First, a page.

Many patients with cardiovascular disease also experience psychiatric symptoms and distress. Patients with psychiatric problems, particularly depression, may be more susceptible to cardiovascular disorders. The presence of depression aggravates the course of the disease and is associated with reduced compliance to prescribed medications and secondary prevention measures. Cardiologists and psychiatrists therefore need an awareness of these problems and to know how to assess their effect in a given patient, how to treat one disorder in the context of another and how to manage the whole patient, not isolated symptoms.
Depression and Heart Disease is the first book devoted to the interaction between these common disorders. World leaders in cardiology and psychiatry synthesize current evidence, including some previously unpublished data, in a concise, easy–to–read format. They succinctly describe the epidemiology, pathogenesis (including cytokines and genetics) and risk factors of the comorbidity between depression and heart disease. The book also reviews the best pharmacological and psychotherapeutic approaches for people with this comorbidity.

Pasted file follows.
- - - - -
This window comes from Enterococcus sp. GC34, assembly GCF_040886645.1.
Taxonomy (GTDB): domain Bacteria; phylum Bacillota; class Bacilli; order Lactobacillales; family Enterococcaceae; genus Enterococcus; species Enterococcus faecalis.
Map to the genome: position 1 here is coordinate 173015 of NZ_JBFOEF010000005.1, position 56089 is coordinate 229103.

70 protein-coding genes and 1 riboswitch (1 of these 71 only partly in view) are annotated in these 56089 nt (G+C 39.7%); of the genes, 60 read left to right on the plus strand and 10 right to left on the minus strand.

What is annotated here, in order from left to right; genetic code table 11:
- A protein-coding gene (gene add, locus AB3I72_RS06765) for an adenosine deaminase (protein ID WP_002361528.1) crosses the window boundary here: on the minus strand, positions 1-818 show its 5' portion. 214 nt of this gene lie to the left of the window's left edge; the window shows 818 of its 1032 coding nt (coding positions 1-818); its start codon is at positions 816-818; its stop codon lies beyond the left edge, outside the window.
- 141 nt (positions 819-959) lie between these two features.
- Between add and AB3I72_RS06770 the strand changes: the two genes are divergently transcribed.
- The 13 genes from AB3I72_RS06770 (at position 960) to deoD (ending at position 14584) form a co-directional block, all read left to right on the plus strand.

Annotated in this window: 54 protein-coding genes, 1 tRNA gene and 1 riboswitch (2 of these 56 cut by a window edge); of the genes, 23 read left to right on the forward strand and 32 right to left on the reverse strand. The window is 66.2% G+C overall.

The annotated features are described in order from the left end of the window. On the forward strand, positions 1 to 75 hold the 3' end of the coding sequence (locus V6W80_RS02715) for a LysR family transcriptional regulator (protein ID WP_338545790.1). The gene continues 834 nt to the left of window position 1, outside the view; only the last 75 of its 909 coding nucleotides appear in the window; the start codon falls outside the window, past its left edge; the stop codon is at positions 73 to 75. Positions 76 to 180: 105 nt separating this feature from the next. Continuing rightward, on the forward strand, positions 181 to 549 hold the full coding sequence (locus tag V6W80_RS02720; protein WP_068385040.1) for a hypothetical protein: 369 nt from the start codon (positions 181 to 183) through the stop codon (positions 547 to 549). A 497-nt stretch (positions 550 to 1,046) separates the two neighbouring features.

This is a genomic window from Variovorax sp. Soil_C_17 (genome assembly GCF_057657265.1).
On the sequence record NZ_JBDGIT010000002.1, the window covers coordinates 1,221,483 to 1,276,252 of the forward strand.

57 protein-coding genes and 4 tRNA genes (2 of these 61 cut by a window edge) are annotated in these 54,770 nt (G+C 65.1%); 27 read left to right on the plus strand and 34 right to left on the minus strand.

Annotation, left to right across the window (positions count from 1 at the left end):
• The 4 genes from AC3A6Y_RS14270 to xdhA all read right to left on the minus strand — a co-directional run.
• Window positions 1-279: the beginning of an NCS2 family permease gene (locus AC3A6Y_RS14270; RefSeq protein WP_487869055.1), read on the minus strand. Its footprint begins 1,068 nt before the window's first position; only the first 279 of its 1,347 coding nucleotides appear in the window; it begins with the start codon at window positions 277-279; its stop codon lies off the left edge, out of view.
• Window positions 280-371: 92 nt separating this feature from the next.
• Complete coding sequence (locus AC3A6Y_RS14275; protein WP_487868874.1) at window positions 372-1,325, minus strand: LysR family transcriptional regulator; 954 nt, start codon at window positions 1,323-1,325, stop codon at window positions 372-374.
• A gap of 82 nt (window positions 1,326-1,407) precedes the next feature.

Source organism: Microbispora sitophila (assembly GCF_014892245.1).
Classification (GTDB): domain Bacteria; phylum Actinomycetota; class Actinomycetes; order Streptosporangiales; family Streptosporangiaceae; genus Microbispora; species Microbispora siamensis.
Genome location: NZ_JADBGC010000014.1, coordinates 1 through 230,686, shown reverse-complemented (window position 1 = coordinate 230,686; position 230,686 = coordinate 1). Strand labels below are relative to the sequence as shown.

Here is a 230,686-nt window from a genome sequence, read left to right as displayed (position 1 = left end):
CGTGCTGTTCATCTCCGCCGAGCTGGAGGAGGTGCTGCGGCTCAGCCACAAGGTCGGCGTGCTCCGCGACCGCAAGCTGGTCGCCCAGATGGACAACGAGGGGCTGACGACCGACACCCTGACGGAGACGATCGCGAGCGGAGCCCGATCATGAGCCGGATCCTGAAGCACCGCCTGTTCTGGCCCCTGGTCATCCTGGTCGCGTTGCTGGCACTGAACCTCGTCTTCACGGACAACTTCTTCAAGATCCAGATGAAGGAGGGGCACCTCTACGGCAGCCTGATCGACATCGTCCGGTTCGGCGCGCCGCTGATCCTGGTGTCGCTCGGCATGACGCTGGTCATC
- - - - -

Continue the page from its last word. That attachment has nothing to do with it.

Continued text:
Its practical approach makes the book ideal for all those involved in the management of these patients: psychiatrists, psychologists, cardiologists, general practitioners, cardiology specialist nurses and mental health nurses.
Wei Jiang, Glen L. Xiong
CHAPTER 2 The association between depression and heart disease: the role of biological mechanisms
CHAPTER 3 The association between depression and heart disease: the role of genetic factors
Eco de Geus
CHAPTER 4 Behavioral and psychological mechanisms linking depression and heart disease
Roy C. Ziegelstein, Mary Kate Elfrey
CHAPTER 5 Depression and cardiovascular disease: the safety of antidepressant drugs and the ability to improve mood and reduce medical morbidity
Alexander H. Glassman, J. Thomas Bigger, Jr
CHAPTER 6 Psychotherapies for depression in people with heart disease
Robert M. Carney, Kenneth E. Freedland